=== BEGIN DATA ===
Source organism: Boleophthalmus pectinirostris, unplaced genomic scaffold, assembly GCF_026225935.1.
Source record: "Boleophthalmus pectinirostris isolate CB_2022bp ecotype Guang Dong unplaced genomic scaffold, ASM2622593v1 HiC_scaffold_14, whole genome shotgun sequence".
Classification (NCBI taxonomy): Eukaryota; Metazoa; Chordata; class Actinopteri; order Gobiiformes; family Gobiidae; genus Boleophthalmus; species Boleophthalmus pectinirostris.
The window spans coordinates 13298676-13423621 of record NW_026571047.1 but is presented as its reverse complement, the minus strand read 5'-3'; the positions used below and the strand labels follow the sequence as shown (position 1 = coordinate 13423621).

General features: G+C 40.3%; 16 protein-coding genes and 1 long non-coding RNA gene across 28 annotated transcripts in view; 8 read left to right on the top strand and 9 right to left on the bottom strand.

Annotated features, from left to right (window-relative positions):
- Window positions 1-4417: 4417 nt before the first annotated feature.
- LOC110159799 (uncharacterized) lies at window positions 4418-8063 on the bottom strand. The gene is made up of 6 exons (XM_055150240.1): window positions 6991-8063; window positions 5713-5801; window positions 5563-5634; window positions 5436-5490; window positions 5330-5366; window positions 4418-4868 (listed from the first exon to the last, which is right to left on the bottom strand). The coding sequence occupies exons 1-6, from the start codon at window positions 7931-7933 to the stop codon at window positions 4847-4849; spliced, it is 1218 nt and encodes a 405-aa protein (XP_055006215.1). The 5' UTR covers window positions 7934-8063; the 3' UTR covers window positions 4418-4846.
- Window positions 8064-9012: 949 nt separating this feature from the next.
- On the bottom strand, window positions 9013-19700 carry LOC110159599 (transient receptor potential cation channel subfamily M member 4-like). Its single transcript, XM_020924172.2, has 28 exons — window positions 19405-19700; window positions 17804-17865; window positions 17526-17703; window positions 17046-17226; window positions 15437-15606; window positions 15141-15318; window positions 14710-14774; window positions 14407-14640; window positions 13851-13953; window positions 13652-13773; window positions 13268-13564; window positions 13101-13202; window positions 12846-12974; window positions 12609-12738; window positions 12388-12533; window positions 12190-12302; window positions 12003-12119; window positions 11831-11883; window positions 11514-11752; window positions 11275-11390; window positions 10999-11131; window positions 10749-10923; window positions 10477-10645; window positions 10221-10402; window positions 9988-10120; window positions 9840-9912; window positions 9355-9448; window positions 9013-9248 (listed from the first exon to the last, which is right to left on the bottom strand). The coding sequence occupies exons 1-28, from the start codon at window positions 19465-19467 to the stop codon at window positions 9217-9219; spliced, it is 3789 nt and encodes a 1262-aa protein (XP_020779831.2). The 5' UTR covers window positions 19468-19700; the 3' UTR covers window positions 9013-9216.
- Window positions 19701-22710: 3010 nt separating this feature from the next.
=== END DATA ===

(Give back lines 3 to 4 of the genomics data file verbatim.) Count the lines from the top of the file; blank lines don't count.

Classification (NCBI taxonomy): Eukaryota; Metazoa; Chordata; class Actinopteri; order Gobiiformes; family Gobiidae; genus Boleophthalmus; species Boleophthalmus pectinirostris.
The window spans coordinates 13298676-13423621 of record NW_026571047.1 but is presented as its reverse complement, the minus strand read 5'-3'; the positions used below and the strand labels follow the sequence as shown (position 1 = coordinate 13423621).